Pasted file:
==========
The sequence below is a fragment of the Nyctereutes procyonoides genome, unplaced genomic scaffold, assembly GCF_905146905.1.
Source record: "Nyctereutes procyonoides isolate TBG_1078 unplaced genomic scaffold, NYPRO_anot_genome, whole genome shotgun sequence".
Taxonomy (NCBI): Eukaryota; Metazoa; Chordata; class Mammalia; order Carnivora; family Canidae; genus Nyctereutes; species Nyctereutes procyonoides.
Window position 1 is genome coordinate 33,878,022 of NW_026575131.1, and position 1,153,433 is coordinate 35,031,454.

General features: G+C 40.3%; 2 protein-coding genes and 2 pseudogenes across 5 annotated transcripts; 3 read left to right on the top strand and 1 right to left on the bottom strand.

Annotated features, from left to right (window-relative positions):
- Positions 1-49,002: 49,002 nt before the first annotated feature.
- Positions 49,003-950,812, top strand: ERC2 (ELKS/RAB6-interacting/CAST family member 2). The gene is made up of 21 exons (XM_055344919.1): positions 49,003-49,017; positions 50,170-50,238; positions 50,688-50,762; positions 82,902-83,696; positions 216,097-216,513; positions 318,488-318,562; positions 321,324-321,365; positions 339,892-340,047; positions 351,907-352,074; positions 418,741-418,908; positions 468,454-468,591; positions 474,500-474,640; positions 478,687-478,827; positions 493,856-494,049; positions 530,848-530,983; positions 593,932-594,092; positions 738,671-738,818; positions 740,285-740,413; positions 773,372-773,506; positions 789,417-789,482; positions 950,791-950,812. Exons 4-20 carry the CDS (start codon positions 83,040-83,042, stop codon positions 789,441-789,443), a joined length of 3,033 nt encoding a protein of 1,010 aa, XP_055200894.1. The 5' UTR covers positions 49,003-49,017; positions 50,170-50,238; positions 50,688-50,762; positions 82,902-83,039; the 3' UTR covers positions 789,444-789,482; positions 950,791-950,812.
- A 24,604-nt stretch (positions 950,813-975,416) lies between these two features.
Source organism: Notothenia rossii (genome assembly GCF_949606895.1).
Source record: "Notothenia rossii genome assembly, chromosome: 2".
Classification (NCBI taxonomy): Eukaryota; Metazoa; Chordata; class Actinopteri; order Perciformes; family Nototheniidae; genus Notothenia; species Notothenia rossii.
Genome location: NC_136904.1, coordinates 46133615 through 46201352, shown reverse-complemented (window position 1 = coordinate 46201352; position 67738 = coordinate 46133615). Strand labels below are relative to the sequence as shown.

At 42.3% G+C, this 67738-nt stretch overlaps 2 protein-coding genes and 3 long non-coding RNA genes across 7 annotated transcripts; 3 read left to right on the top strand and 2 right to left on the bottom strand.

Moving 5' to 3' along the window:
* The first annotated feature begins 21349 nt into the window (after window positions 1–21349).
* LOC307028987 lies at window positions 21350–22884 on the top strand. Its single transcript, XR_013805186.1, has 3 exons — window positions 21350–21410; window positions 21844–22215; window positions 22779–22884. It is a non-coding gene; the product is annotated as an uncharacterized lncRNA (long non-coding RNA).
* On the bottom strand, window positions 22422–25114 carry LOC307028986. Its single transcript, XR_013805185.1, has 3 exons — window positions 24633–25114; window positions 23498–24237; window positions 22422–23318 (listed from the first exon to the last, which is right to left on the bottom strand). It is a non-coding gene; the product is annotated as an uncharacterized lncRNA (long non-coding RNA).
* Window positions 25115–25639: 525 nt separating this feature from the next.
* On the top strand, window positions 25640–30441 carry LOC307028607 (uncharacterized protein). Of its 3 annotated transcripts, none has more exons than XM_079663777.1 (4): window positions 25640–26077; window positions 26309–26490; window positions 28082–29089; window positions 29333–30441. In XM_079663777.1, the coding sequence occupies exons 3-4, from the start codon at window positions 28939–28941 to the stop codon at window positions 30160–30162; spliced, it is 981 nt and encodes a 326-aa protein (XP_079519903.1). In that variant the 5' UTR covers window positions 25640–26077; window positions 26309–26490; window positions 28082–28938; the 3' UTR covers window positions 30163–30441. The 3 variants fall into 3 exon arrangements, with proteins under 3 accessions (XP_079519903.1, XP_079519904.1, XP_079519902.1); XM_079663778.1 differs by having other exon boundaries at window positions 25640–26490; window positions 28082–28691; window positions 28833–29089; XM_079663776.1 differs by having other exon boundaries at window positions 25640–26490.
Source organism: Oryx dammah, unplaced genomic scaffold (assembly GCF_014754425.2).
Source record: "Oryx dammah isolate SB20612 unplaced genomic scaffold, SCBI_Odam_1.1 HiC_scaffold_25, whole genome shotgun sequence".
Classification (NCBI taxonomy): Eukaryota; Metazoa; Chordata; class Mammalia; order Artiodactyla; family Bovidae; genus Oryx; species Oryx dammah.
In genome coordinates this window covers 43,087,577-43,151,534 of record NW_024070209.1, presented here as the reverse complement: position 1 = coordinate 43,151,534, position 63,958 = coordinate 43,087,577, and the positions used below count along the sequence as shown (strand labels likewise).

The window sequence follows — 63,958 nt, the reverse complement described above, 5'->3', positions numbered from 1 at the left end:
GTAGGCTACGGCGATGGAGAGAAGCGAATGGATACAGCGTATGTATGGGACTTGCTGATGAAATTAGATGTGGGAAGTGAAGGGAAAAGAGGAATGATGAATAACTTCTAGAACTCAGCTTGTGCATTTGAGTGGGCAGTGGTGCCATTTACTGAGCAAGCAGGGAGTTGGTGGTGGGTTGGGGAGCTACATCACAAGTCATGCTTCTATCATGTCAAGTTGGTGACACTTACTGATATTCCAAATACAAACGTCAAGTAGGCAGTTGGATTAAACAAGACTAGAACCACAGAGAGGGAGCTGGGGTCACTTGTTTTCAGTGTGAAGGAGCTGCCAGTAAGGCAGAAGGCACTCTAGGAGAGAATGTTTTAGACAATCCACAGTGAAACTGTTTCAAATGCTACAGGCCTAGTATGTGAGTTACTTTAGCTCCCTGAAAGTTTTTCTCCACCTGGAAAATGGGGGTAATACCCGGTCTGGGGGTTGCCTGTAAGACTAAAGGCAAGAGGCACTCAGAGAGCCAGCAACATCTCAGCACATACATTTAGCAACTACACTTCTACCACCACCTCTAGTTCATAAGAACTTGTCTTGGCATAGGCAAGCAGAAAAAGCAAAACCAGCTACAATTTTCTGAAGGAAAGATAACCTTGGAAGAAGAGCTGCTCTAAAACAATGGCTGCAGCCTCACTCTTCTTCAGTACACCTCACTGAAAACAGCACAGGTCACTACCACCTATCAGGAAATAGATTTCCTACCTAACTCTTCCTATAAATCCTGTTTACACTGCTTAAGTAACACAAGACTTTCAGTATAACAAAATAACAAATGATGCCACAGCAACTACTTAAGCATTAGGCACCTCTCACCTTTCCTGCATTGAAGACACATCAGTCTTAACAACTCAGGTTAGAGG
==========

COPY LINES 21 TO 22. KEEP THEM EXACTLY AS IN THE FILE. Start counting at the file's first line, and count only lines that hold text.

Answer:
Source organism: Oryx dammah, unplaced genomic scaffold (assembly GCF_014754425.2).
Source record: "Oryx dammah isolate SB20612 unplaced genomic scaffold, SCBI_Odam_1.1 HiC_scaffold_25, whole genome shotgun sequence".